No certificate of license has been mailed to the plaintiff. Instead, on or about December 30, 1974, the Department of Registration and Education, as complainant, filed against the present plaintiff, as respondent, an administrative complaint alleging that the quoted letter had been mailed 'through accident, artifice, or some other means'; that in fact the plaintiff received a failing grade in said examination, and 'does not now and never did qualify to practice medicine in all its branches in the state of Illinois because she never passed the examination necessary to qualify her for licensure in the State of Illinois.'The administrative complaint concluded as follows:


'Wherefore, based on the foregoing allegations, the Department of Registration and Education, by Thomas Howard, its chief enforcement officer, charges that the license number 36--49716 to practice medicine in all branches of Dolores Torriente be revoked pursuant to the following provisions of law:


Chapter 91, § 3, Illinois Revised Statutes (1973)


Chapter 91, § 16(a)12 Illinois Revised Statutes (1973)'3


The plaintiff received a copy of the administrative complaint, and was notified of the date set for hearing, March 19, 1975. However, instead of proceeding with that hearing the plaintiff, on February 26th, filed her complaint in the present case.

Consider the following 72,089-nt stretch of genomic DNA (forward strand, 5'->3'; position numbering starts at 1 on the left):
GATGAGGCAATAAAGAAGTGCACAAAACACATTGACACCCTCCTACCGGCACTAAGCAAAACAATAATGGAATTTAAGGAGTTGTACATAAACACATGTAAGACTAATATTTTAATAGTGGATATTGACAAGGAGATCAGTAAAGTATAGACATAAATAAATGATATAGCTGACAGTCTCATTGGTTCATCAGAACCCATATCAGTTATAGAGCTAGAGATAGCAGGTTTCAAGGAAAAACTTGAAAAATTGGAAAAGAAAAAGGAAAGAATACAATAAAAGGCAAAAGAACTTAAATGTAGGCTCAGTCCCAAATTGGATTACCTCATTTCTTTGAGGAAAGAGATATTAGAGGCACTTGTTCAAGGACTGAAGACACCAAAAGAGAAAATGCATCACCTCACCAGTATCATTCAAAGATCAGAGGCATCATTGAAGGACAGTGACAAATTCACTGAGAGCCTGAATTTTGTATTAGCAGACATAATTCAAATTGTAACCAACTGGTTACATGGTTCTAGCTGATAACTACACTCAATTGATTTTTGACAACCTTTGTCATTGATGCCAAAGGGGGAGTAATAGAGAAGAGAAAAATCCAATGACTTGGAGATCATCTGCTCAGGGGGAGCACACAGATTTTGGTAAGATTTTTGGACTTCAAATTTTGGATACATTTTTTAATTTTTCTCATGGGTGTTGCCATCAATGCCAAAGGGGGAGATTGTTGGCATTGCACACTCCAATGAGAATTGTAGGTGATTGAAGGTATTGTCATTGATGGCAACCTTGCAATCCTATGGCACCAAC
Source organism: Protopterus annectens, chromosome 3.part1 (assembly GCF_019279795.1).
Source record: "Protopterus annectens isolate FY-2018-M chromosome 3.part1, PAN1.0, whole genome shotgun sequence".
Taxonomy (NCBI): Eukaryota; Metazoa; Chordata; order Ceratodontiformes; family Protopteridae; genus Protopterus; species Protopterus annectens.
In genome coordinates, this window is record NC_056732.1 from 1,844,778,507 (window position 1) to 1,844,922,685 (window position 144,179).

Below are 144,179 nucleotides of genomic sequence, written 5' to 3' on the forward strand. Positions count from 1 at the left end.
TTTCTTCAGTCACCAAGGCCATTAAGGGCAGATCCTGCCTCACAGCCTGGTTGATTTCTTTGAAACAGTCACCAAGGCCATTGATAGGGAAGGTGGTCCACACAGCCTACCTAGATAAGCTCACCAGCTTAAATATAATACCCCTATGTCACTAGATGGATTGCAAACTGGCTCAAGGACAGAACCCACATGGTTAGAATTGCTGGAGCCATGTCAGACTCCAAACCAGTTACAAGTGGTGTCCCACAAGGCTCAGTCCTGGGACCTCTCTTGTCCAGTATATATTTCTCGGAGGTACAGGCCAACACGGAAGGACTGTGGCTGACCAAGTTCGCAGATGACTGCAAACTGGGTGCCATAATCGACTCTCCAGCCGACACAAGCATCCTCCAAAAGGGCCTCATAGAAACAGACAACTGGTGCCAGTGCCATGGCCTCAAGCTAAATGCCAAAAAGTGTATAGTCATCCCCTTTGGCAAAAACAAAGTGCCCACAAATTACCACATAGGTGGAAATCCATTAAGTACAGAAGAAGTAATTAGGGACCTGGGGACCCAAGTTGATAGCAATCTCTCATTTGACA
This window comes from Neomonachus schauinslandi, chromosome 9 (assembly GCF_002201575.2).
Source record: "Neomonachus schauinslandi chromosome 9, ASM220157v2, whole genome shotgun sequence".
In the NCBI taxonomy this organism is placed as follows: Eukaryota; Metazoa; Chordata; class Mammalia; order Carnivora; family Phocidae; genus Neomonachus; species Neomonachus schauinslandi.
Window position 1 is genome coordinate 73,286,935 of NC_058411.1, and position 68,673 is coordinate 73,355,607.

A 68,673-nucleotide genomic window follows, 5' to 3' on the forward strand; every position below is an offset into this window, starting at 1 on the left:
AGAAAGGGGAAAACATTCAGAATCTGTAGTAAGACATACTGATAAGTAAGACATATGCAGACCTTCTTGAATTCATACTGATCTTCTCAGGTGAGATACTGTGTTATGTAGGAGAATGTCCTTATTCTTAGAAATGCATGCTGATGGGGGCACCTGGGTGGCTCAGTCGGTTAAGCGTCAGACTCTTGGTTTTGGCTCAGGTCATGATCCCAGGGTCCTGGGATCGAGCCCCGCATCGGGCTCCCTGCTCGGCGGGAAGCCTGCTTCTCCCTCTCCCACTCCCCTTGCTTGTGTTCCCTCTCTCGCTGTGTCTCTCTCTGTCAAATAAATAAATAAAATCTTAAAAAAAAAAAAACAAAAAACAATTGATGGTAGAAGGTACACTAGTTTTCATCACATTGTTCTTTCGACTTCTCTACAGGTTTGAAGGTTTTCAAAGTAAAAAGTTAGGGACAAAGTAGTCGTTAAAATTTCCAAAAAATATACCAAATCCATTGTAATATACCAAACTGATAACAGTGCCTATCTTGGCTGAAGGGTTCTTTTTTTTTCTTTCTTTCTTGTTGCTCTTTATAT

In her amended complaint the plaintiff avers:


'Plaintiff is informed and believes that all examinations for a medical license are scored by computer, but reviewed by the Illinois Medical Examining Committee (composed of physicians) who make a quantative (sic) determination (commonly called 'extension of the examination') whether the applicant passed or failed, then said Committee submits its written report to the Director; thereafter the Director acts upon said recommendation. This custom or procedure was followed in plaintiff's case, resulting in her having received said letter, dated August 30, 1974. This procedure comports with the Medical Practice Act, § 17.10, which provides, in pertinent part, towit:


'None of the functions, powers and duties enumerated in this (Medical Practice) Act shall be exercised by the Department (of Registration and Education) except upon the action and report in writing to the (Medical) Examining Committee which shall be composed of persons designated from time to time by the Director of Registration and Education . . . to take such action and to make such report for the profession involved herein.'